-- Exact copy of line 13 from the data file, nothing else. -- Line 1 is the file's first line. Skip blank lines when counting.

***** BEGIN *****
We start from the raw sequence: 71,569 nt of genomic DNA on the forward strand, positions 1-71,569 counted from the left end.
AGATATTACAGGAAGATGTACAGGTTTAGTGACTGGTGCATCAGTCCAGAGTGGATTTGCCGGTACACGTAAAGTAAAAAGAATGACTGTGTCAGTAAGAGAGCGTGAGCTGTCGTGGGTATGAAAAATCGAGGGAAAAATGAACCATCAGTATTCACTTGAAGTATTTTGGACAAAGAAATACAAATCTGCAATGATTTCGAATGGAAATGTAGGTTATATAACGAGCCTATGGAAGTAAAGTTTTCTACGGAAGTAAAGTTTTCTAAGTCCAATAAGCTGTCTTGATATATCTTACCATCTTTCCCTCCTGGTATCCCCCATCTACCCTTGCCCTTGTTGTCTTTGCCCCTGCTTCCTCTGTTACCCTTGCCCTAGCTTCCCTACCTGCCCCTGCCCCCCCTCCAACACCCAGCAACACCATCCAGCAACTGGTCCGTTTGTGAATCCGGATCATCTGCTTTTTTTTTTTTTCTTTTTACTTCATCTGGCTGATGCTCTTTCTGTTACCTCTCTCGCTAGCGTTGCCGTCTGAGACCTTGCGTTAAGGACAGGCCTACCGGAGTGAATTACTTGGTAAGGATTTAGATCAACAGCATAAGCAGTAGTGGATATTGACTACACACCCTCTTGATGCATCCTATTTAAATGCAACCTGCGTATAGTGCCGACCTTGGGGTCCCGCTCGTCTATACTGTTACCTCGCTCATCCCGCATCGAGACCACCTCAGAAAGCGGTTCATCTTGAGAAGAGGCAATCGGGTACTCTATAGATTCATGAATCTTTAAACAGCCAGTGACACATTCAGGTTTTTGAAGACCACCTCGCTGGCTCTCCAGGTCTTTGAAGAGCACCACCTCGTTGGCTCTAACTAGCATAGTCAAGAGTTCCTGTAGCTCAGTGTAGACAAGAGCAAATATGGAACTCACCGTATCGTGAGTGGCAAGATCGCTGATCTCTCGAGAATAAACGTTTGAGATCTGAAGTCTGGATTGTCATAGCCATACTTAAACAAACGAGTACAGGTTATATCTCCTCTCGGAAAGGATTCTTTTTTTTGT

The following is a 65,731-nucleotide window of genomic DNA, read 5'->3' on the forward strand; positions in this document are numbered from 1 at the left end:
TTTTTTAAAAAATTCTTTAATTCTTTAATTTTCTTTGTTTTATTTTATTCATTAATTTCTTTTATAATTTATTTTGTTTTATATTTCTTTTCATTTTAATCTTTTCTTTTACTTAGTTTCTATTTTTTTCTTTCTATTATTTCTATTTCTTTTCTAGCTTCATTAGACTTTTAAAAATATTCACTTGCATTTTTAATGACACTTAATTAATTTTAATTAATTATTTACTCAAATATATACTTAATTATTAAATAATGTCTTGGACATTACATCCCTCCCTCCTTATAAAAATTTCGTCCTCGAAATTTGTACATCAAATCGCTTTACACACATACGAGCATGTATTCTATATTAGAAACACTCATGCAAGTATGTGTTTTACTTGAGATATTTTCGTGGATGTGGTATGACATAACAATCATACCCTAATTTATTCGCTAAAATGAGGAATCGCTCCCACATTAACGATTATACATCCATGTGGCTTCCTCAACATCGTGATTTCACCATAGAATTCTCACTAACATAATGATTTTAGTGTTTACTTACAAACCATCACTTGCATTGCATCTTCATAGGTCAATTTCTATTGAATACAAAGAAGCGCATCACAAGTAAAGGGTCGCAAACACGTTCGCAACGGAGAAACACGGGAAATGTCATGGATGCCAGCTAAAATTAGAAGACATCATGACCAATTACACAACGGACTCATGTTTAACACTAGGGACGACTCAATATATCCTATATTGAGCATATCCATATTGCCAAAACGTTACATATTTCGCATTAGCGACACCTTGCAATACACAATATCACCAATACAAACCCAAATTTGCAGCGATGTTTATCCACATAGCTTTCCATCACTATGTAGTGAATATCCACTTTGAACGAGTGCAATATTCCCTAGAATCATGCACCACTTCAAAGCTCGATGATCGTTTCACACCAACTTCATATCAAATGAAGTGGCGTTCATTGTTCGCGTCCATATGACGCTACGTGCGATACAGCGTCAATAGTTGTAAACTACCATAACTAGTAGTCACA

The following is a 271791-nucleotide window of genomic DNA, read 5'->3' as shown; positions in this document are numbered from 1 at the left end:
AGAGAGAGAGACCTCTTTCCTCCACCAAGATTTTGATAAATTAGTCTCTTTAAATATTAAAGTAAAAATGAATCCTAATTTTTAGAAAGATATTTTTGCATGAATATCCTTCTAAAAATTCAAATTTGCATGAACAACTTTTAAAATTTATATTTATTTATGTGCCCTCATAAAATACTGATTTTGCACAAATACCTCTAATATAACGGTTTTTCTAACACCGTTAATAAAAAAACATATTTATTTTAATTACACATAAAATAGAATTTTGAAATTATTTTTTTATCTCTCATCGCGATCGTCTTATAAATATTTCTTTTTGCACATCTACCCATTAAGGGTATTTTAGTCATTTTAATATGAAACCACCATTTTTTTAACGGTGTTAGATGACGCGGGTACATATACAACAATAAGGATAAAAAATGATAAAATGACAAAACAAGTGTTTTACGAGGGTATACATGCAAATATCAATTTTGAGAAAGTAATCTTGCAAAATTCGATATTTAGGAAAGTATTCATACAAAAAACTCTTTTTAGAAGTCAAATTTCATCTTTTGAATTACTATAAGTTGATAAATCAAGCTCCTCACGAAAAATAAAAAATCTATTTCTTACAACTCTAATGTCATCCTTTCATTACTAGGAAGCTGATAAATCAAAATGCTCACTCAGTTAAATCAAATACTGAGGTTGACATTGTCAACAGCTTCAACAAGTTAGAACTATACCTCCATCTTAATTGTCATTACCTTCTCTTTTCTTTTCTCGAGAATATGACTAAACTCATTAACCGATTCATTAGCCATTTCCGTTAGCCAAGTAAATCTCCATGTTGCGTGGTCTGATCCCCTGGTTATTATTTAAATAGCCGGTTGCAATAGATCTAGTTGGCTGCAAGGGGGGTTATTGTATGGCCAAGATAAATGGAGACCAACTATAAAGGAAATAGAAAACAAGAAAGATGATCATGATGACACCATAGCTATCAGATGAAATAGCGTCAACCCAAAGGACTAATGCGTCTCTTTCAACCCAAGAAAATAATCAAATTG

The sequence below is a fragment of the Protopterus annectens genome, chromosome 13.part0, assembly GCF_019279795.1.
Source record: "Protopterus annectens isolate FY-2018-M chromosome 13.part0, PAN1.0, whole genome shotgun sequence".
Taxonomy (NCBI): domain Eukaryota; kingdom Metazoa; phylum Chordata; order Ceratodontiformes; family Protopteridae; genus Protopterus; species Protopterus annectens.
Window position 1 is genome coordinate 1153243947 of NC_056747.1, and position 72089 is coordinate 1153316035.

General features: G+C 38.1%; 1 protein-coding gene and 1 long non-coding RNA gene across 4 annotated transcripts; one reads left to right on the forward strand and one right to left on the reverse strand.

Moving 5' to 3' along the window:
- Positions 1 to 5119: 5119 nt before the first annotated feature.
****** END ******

- Positions 1 to 5119: 5119 nt before the first annotated feature.